Duleep could appeal and argue that, because the employer would not have taken him on for money and because the work is good for his emotional health it was reasonable for him to work for nothing. But there is no guarantee that a tribunal would accept this argument and indeed, they might take the view that the voluntary work was little more than exploitation and not something they could support, whatever the cost to Duleep personally.
 
It may not count as voluntary work if you get expenses for costs you haven’t incurred.
Sheila has arthritis which makes walking very difficult and painful and she has been found incapable of work as a result. Sheila works as a volunteer advisor for a local charitable advice agency. She goes in three times a week, working for three hours each shift, and has always kept the DWP informed about her voluntary work including the fact that she receives travelling expenses, although not the amount.
All the advisors receive a flat rate of five pounds per day travelling expenses. The charity prefers to pay this way because it allows them to budget more effectively.
They also feel that if volunteers make a few pounds on their travelling expenses that is a very small reward for all the hard work they do for their community. Sheila is actually quite local and it costs her only 50p on the bus to get to the centre.
 
If the DWP discovers that Sheila is receiving payment for expenses that she has not actually incurred in the course of doing her voluntary work, they may decide that these payments are not expenses at all but income from employment. This may also mean the work is no longer considered to be voluntary work but paid employment and that benefits such as income support paid on the basis of Sheila being incapable of work have been overpaid.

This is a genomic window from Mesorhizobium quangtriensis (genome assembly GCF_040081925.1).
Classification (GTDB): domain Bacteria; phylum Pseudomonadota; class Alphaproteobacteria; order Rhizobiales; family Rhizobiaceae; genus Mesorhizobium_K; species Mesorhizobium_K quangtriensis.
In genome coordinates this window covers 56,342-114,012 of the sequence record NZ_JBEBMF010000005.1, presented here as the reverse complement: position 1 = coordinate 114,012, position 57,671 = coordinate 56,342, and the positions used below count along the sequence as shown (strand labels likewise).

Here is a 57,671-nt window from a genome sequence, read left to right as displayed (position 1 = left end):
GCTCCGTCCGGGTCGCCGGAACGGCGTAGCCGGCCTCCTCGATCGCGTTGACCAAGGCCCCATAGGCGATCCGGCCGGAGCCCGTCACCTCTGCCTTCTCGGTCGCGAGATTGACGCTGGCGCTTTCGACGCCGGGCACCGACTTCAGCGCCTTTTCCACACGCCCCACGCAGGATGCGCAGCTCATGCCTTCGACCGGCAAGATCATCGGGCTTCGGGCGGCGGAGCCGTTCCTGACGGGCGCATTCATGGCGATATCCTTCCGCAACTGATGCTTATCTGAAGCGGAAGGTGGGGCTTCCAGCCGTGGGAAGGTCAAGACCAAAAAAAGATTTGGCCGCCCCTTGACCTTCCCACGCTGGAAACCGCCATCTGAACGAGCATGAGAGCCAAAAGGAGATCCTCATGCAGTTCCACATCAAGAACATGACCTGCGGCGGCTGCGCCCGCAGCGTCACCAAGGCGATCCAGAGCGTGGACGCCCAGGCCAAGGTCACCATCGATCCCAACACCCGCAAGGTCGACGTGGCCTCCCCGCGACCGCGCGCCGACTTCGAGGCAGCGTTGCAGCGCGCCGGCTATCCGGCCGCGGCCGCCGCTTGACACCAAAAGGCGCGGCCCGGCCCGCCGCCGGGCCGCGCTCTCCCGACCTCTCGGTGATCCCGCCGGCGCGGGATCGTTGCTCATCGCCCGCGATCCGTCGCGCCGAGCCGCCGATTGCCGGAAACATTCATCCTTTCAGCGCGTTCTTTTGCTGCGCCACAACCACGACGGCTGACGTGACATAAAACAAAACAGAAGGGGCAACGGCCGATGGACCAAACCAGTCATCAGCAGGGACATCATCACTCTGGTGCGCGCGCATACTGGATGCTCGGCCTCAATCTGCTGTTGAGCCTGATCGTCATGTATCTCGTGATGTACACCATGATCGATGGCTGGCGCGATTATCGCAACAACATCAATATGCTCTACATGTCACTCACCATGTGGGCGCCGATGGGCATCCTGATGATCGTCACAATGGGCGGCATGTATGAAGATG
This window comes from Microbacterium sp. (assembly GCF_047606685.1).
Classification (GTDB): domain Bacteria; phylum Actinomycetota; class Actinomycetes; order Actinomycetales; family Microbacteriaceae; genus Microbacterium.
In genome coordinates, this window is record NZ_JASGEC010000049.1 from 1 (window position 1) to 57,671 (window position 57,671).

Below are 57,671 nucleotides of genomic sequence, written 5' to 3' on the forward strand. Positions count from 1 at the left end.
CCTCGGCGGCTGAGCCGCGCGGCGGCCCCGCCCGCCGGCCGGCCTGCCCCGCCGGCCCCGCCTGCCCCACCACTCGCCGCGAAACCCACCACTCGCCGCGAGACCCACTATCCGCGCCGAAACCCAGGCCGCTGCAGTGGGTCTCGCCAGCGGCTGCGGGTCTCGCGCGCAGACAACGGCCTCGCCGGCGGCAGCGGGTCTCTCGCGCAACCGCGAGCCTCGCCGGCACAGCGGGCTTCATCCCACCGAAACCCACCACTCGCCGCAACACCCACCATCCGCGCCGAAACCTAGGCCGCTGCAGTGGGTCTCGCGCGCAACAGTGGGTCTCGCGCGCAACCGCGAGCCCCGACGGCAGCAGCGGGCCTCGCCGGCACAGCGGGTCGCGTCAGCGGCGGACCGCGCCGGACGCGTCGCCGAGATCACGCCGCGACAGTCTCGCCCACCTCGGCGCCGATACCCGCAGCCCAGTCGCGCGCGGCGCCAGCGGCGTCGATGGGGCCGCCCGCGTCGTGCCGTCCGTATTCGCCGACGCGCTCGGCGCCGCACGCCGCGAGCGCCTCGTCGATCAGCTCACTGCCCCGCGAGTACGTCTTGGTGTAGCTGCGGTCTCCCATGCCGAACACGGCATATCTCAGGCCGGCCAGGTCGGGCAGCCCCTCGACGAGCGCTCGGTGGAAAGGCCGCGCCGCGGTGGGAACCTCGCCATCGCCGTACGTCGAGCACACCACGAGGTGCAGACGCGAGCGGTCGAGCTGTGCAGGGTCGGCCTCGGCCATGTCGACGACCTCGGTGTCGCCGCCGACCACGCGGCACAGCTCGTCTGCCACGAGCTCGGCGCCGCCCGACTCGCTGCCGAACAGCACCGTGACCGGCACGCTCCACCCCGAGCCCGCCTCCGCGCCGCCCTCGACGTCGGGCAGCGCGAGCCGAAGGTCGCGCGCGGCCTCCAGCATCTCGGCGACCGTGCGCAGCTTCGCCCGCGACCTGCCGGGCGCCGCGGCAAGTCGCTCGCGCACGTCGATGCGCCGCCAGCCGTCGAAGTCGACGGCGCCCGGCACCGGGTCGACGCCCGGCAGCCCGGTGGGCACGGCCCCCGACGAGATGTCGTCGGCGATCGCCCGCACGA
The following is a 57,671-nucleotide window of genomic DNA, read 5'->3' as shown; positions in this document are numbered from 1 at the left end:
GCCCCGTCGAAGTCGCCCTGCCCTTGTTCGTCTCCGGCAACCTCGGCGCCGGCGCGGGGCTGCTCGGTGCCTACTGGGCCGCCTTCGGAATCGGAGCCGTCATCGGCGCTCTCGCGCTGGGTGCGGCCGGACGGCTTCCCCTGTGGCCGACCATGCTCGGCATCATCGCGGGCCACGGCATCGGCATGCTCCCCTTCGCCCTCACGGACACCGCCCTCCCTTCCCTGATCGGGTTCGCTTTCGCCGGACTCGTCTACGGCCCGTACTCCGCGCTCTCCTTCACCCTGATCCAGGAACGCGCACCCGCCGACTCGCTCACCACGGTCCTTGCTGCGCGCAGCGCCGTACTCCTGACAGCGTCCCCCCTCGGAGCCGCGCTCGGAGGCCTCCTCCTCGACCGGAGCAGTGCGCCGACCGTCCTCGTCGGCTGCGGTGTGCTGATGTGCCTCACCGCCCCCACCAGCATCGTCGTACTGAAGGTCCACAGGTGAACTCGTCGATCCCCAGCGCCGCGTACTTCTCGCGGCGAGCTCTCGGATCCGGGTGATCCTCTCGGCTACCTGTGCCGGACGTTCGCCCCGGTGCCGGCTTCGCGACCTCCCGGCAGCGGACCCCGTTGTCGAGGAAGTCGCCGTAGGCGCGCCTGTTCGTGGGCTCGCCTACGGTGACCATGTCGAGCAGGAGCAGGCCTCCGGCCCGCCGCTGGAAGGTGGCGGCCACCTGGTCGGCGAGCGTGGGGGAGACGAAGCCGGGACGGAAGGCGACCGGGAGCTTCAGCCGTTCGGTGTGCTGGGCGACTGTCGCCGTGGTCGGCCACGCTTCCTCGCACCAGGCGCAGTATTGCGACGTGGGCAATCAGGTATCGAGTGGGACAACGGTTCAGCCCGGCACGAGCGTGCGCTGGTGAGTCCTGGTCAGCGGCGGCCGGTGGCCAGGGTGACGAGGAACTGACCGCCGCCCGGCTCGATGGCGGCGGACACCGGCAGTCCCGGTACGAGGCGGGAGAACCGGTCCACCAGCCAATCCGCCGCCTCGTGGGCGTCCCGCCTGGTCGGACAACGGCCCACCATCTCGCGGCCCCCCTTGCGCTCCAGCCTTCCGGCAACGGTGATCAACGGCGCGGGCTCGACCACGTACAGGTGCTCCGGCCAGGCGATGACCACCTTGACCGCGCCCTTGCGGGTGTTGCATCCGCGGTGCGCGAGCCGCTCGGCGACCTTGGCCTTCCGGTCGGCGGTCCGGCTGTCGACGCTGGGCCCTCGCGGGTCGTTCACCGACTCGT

In addition, the National Minimum Wage Unit may become involved and decide that all the volunteers should have been paid the minimum wage. At least one charity has been caught this way through paying flat rate expenses.
 
Sheila could go to a tribunal and argue that the payment of flat rate expenses was reasonable because doing individual expenses would have been too costly and cumbersome for that agency. She could also argue that the flat rate was based on actual research on what volunteers there spent on travelling and a genuine calculation had been used to come up with an average. But there is, as always, no guarantee that she would win her appeal.
 
N.B. In November 2007 the Department for Business Enterprise and Regulatory
Reform (BERR, formerly the Department for Trade and Industry) published a report
on the National Minimum Wage and Voluntary Workers which states that:
 
 “Training beyond the needs of the volunteering opportunity, or reimbursement of childcare expenses represent a significant benefit in kind and as such would change the nature of the relationship between voluntary worker and qualifying organisation.”
The National Minimum Wage Unit has confirmed that they do not regard childcare costs as a legitimate expense for volunteers, in spite of the fact that many voluntary organisations pay such expenses because the volunteer would not be able to offer their services otherwise. A large number of charities are currently lobbying the government on this matter.
 
Staff at one agency we trained said that they had to attend a tribunal with one of their volunteers after it was decided by the DWP that expenses he was receiving counted as income rather than expenses. The project was one in which volunteers go round tidying up disabled and older people’s gardens when they have become overgrown.
Not surprisingly volunteers clothing gets dirty doing this.
 
The expenses the DWP decided were actually income? Free soap powder given to the volunteers to wash their clothes!
 
Happily the tribunal agreed with the agency that this was a legitimate expense – but a great deal of distress and inconvenience was caused to the volunteer and the project.
 
How to protect yourself
On the following page we set out eight simple steps you can take which should ensure that any voluntary work you do really will be voluntary work and that neither the DWP nor the Minimum Wage Unit will be able to argue differently.
 
If, having read this guide, you are concerned that there may be problems with voluntary work you are already doing then don’t panic, but do contact your local advice agency or similar organisation and discuss the matter with a welfare rights worker. You can find out how to find welfare rights workers in your area by using the free Guide to getting help with your benefits on our website.
 
If your organisation is concerned that they may be involved in voluntary work placements which are potentially in breach of welfare benefits or minimum wage regulations, please feel free to contact Benefits and Work.